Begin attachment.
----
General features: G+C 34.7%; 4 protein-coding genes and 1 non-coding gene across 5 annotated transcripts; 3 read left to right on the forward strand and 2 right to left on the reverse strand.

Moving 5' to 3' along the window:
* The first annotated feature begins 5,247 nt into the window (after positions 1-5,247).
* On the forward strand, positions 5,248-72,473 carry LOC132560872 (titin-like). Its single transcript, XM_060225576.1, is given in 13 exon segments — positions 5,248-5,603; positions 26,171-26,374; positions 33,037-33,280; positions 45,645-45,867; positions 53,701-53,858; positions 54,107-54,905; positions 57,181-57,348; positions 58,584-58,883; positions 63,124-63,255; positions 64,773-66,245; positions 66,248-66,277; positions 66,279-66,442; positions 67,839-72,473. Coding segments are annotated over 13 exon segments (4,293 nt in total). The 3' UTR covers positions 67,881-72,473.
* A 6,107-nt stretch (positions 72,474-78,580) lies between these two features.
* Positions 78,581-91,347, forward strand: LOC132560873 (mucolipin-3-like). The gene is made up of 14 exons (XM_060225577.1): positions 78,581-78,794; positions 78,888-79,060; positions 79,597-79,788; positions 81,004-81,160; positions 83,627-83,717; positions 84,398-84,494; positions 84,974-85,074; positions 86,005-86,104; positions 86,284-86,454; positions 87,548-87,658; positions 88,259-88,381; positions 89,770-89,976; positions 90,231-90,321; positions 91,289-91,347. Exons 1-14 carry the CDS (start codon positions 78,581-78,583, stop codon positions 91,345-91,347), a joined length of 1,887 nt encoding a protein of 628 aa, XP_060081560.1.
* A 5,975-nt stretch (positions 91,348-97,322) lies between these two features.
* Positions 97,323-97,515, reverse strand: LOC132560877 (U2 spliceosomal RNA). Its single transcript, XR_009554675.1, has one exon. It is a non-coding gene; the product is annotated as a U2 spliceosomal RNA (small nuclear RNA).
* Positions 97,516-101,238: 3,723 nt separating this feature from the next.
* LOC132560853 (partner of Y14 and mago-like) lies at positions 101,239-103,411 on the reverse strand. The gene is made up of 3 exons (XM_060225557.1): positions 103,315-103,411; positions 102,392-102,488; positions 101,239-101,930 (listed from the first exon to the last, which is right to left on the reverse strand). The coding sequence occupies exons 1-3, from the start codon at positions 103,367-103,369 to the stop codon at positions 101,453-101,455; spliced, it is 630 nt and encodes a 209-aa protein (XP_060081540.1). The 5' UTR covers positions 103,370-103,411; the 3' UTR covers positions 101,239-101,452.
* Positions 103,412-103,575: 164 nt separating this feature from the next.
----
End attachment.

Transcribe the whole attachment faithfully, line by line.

General features: G+C 34.7%; 4 protein-coding genes and 1 non-coding gene across 5 annotated transcripts; 3 read left to right on the forward strand and 2 right to left on the reverse strand.

Moving 5' to 3' along the window:
* The first annotated feature begins 5,247 nt into the window (after positions 1-5,247).
* On the forward strand, positions 5,248-72,473 carry LOC132560872 (titin-like). Its single transcript, XM_060225576.1, is given in 13 exon segments — positions 5,248-5,603; positions 26,171-26,374; positions 33,037-33,280; positions 45,645-45,867; positions 53,701-53,858; positions 54,107-54,905; positions 57,181-57,348; positions 58,584-58,883; positions 63,124-63,255; positions 64,773-66,245; positions 66,248-66,277; positions 66,279-66,442; positions 67,839-72,473. Coding segments are annotated over 13 exon segments (4,293 nt in total). The 3' UTR covers positions 67,881-72,473.
* A 6,107-nt stretch (positions 72,474-78,580) lies between these two features.
* Positions 78,581-91,347, forward strand: LOC132560873 (mucolipin-3-like). The gene is made up of 14 exons (XM_060225577.1): positions 78,581-78,794; positions 78,888-79,060; positions 79,597-79,788; positions 81,004-81,160; positions 83,627-83,717; positions 84,398-84,494; positions 84,974-85,074; positions 86,005-86,104; positions 86,284-86,454; positions 87,548-87,658; positions 88,259-88,381; positions 89,770-89,976; positions 90,231-90,321; positions 91,289-91,347. Exons 1-14 carry the CDS (start codon positions 78,581-78,583, stop codon positions 91,345-91,347), a joined length of 1,887 nt encoding a protein of 628 aa, XP_060081560.1.
* A 5,975-nt stretch (positions 91,348-97,322) lies between these two features.
* Positions 97,323-97,515, reverse strand: LOC132560877 (U2 spliceosomal RNA). Its single transcript, XR_009554675.1, has one exon. It is a non-coding gene; the product is annotated as a U2 spliceosomal RNA (small nuclear RNA).
* Positions 97,516-101,238: 3,723 nt separating this feature from the next.
* LOC132560853 (partner of Y14 and mago-like) lies at positions 101,239-103,411 on the reverse strand. The gene is made up of 3 exons (XM_060225557.1): positions 103,315-103,411; positions 102,392-102,488; positions 101,239-101,930 (listed from the first exon to the last, which is right to left on the reverse strand). The coding sequence occupies exons 1-3, from the start codon at positions 103,367-103,369 to the stop codon at positions 101,453-101,455; spliced, it is 630 nt and encodes a 209-aa protein (XP_060081540.1). The 5' UTR covers positions 103,370-103,411; the 3' UTR covers positions 101,239-101,452.
* Positions 103,412-103,575: 164 nt separating this feature from the next.